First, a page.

Some people may feel that as Pride Month becomes more corporate-sponsored, it’s becoming less important, but the fact is that LGBTQ + creators, storylines, and content have barely had the chance to shine. Pride remains just as relevant as it always was, and the month of June offers the time to reflect on how far LGBTQ + rights have come, and how far they have yet to go.
Pride Month is a time to learn about and celebrate the fight for LGBTQIA + rights, while also promoting a future that’s still worth fighting for. What better way to celebrate than by digging into the history of queer cinema and watching some movies you may have never seen before?
Parting Glances (1986)
The AIDS epidemic irreversibly changed the gay community in the 1980s. Many gay men died, not only creating a homophobic stigma around the disease, but setting back the progress of the community with many institutions, like the Reagan White House, writing them off as a lost cause. This strange time is captured on screen in the film, Parting Glances.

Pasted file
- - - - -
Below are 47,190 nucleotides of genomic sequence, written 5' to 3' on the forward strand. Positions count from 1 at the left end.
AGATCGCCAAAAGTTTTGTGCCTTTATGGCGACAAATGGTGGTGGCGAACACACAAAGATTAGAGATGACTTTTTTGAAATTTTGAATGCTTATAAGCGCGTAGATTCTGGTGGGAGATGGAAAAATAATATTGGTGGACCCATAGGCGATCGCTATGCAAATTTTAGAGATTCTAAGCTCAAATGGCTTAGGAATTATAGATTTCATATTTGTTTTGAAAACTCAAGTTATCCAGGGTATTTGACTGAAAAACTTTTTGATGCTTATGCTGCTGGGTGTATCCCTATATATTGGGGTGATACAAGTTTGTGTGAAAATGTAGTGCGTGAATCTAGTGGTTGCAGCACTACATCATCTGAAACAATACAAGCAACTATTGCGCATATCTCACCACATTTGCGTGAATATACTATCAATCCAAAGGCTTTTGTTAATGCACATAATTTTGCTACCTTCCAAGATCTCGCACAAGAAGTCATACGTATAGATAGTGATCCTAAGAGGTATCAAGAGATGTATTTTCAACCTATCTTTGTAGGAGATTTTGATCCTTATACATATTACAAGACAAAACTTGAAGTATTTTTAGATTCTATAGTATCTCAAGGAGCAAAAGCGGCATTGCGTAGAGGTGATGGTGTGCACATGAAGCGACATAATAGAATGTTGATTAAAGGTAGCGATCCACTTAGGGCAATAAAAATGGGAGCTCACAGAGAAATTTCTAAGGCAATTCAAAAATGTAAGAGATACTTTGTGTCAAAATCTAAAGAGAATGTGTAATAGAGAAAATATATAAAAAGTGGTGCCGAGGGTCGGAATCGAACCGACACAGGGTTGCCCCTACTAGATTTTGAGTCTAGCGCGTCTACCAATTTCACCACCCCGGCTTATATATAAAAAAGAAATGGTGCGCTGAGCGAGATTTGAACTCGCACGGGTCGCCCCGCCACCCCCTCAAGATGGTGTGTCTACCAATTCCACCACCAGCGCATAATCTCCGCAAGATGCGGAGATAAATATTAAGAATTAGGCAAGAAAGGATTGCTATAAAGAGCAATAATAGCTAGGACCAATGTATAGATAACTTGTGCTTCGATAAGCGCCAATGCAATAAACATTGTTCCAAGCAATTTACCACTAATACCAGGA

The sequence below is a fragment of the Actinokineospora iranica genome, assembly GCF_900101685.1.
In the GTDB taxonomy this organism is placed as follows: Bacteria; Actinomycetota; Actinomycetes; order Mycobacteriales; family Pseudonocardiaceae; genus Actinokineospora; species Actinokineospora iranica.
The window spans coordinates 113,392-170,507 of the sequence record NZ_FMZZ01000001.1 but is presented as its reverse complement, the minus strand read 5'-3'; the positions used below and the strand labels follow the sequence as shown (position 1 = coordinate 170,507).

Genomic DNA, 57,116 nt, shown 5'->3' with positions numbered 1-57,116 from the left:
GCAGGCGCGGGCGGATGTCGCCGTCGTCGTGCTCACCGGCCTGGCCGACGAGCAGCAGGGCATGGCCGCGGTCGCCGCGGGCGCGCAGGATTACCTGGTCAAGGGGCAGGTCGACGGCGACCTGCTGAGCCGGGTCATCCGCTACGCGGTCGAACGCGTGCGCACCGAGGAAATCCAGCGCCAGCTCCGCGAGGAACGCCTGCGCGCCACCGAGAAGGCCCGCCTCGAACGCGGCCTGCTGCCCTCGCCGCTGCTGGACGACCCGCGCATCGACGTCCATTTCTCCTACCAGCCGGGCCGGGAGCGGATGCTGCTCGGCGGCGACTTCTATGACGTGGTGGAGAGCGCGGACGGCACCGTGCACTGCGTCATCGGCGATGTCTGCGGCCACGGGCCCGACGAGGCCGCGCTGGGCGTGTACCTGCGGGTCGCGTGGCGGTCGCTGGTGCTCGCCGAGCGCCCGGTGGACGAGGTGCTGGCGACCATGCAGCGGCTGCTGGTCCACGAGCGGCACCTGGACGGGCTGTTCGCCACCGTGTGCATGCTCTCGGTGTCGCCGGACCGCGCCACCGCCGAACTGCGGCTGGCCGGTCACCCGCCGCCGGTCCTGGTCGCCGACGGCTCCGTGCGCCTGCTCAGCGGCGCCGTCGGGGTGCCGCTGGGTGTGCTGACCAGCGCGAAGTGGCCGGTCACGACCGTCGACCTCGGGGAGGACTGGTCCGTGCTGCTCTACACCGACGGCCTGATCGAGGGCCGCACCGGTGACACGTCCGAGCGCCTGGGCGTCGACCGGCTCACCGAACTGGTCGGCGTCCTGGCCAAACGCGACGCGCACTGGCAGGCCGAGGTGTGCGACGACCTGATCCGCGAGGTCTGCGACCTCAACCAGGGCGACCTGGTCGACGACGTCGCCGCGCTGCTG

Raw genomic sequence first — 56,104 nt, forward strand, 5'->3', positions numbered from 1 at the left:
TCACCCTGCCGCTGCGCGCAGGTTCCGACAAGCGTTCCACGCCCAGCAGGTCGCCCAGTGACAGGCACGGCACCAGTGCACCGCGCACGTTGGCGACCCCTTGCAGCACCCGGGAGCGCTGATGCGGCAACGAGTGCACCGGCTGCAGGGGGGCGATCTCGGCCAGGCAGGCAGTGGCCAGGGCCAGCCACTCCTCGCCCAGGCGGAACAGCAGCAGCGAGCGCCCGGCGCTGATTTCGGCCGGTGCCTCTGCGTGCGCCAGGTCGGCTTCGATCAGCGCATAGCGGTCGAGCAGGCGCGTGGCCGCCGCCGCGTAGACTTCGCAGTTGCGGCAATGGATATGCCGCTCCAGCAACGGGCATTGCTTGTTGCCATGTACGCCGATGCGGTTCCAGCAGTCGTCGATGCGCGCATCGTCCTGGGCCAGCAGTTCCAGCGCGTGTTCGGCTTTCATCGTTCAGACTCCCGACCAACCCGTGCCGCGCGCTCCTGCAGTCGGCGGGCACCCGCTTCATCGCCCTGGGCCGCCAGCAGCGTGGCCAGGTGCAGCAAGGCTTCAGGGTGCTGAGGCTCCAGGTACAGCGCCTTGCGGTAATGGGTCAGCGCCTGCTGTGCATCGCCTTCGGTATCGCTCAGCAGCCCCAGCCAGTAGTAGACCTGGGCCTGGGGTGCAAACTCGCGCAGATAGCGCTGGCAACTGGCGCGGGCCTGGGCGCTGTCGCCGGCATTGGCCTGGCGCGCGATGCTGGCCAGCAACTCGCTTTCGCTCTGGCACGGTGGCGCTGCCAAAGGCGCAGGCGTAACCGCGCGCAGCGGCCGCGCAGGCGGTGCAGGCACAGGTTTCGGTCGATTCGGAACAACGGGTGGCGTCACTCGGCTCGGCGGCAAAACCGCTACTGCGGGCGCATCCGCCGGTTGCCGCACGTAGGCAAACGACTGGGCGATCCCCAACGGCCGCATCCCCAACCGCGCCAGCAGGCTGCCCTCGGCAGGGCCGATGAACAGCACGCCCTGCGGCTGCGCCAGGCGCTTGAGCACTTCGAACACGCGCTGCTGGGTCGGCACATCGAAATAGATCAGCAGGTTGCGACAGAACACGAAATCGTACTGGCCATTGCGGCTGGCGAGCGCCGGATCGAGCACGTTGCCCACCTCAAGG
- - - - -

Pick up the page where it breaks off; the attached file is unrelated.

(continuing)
The film takes place in New York City and follows gay couple Michael (Richard Ganoung) and Robert (John Bolger), as they prepare for Robert to leave for Africa on a two-year work trip. Their relationship is put to the test as they decide how to move forward. While the movie itself is not explicitly about AIDS, the epidemic is seen through the story of their friend Nick (Steve Buscemi), who is living with the disease. Buscemi brings a real sense of life to a man who realizes he may be soon facing his death.
Some may think that the history of queer cinema only dates back to the independent film revolution of the late 20th century, and while it was much harder to make stories about queer people before then, the truth is not that simple. Victim is a British movie from 1961 about a closeted gay lawyer being blackmailed about his sexuality, who decides to admit his truth, even if it destroys his life. Even though the subject was used for shock value to a certain extent, the film proves itself to be a surprisingly progressive film for its time.